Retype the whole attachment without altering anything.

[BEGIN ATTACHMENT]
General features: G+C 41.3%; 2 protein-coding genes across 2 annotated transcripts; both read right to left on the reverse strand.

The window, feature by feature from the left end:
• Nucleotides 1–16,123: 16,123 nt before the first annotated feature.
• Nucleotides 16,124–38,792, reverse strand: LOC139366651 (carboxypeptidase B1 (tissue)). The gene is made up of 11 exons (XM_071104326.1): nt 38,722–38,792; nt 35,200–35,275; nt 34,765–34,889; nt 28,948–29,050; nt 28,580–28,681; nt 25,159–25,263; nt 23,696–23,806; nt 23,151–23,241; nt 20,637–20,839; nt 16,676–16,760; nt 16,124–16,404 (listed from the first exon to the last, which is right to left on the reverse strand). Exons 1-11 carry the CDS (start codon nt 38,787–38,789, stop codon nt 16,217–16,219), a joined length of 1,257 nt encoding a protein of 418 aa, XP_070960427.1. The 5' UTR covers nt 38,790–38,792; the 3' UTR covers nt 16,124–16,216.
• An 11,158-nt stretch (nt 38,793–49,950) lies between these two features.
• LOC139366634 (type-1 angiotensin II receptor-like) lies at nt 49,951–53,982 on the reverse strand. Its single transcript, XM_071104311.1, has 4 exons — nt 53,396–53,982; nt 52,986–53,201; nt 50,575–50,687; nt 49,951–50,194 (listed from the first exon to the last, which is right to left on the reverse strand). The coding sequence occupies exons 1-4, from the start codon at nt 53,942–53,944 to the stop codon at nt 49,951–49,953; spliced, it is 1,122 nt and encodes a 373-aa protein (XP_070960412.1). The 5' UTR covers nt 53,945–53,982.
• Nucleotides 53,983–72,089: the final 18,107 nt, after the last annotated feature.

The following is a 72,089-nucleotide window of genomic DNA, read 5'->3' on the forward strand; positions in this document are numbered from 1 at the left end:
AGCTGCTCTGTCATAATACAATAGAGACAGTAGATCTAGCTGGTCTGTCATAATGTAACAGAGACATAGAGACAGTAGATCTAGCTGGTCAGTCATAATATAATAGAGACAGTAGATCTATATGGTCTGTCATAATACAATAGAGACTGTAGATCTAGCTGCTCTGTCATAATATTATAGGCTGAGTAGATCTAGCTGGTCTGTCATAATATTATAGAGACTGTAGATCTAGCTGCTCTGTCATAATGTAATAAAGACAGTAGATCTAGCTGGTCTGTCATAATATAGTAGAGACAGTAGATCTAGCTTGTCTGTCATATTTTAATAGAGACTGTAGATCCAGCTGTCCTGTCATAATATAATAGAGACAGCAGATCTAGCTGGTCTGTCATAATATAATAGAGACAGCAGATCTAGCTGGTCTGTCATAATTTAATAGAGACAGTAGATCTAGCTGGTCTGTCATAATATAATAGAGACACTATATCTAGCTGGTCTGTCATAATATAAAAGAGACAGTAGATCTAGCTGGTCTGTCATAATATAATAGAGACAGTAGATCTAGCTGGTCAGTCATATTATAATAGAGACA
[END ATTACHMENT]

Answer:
General features: G+C 41.3%; 2 protein-coding genes across 2 annotated transcripts; both read right to left on the reverse strand.

The window, feature by feature from the left end:
• Nucleotides 1–16,123: 16,123 nt before the first annotated feature.
• Nucleotides 16,124–38,792, reverse strand: LOC139366651 (carboxypeptidase B1 (tissue)). The gene is made up of 11 exons (XM_071104326.1): nt 38,722–38,792; nt 35,200–35,275; nt 34,765–34,889; nt 28,948–29,050; nt 28,580–28,681; nt 25,159–25,263; nt 23,696–23,806; nt 23,151–23,241; nt 20,637–20,839; nt 16,676–16,760; nt 16,124–16,404 (listed from the first exon to the last, which is right to left on the reverse strand). Exons 1-11 carry the CDS (start codon nt 38,787–38,789, stop codon nt 16,217–16,219), a joined length of 1,257 nt encoding a protein of 418 aa, XP_070960427.1. The 5' UTR covers nt 38,790–38,792; the 3' UTR covers nt 16,124–16,216.
• An 11,158-nt stretch (nt 38,793–49,950) lies between these two features.
• LOC139366634 (type-1 angiotensin II receptor-like) lies at nt 49,951–53,982 on the reverse strand. Its single transcript, XM_071104311.1, has 4 exons — nt 53,396–53,982; nt 52,986–53,201; nt 50,575–50,687; nt 49,951–50,194 (listed from the first exon to the last, which is right to left on the reverse strand). The coding sequence occupies exons 1-4, from the start codon at nt 53,942–53,944 to the stop codon at nt 49,951–49,953; spliced, it is 1,122 nt and encodes a 373-aa protein (XP_070960412.1). The 5' UTR covers nt 53,945–53,982.
• Nucleotides 53,983–72,089: the final 18,107 nt, after the last annotated feature.

The following is a 72,089-nucleotide window of genomic DNA, read 5'->3' on the forward strand; positions in this document are numbered from 1 at the left end:
AGCTGCTCTGTCATAATACAATAGAGACAGTAGATCTAGCTGGTCTGTCATAATGTAACAGAGACATAGAGACAGTAGATCTAGCTGGTCAGTCATAATATAATAGAGACAGTAGATCTATATGGTCTGTCATAATACAATAGAGACTGTAGATCTAGCTGCTCTGTCATAATATTATAGGCTGAGTAGATCTAGCTGGTCTGTCATAATATTATAGAGACTGTAGATCTAGCTGCTCTGTCATAATGTAATAAAGACAGTAGATCTAGCTGGTCTGTCATAATATAGTAGAGACAGTAGATCTAGCTTGTCTGTCATATTTTAATAGAGACTGTAGATCCAGCTGTCCTGTCATAATATAATAGAGACAGCAGATCTAGCTGGTCTGTCATAATATAATAGAGACAGCAGATCTAGCTGGTCTGTCATAATTTAATAGAGACAGTAGATCTAGCTGGTCTGTCATAATATAATAGAGACACTATATCTAGCTGGTCTGTCATAATATAAAAGAGACAGTAGATCTAGCTGGTCTGTCATAATATAATAGAGACAGTAGATCTAGCTGGTCAGTCATATTATAATAGAGACA